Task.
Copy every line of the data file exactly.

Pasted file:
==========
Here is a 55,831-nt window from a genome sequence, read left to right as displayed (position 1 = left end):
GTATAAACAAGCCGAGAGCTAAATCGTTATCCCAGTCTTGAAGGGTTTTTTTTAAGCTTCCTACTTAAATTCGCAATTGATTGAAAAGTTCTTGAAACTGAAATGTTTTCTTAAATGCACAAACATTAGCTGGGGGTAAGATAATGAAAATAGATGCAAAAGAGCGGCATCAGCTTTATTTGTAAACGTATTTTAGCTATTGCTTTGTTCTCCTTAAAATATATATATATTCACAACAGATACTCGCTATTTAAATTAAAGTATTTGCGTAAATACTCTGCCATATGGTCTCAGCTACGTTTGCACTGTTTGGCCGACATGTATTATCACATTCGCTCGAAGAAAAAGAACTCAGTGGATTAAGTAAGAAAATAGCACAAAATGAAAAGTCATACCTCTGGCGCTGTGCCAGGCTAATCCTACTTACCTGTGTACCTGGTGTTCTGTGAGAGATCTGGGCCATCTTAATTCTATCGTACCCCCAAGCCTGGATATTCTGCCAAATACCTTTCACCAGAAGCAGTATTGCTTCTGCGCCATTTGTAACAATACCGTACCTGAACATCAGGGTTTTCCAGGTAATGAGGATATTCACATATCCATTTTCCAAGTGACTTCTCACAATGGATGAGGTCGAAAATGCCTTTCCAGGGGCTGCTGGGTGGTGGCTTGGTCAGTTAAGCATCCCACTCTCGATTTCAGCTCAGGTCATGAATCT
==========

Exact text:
Here is a 55,831-nt window from a genome sequence, read left to right as displayed (position 1 = left end):
GTATAAACAAGCCGAGAGCTAAATCGTTATCCCAGTCTTGAAGGGTTTTTTTTAAGCTTCCTACTTAAATTCGCAATTGATTGAAAAGTTCTTGAAACTGAAATGTTTTCTTAAATGCACAAACATTAGCTGGGGGTAAGATAATGAAAATAGATGCAAAAGAGCGGCATCAGCTTTATTTGTAAACGTATTTTAGCTATTGCTTTGTTCTCCTTAAAATATATATATATTCACAACAGATACTCGCTATTTAAATTAAAGTATTTGCGTAAATACTCTGCCATATGGTCTCAGCTACGTTTGCACTGTTTGGCCGACATGTATTATCACATTCGCTCGAAGAAAAAGAACTCAGTGGATTAAGTAAGAAAATAGCACAAAATGAAAAGTCATACCTCTGGCGCTGTGCCAGGCTAATCCTACTTACCTGTGTACCTGGTGTTCTGTGAGAGATCTGGGCCATCTTAATTCTATCGTACCCCCAAGCCTGGATATTCTGCCAAATACCTTTCACCAGAAGCAGTATTGCTTCTGCGCCATTTGTAACAATACCGTACCTGAACATCAGGGTTTTCCAGGTAATGAGGATATTCACATATCCATTTTCCAAGTGACTTCTCACAATGGATGAGGTCGAAAATGCCTTTCCAGGGGCTGCTGGGTGGTGGCTTGGTCAGTTAAGCATCCCACTCTCGATTTCAGCTCAGGTCATGAATCT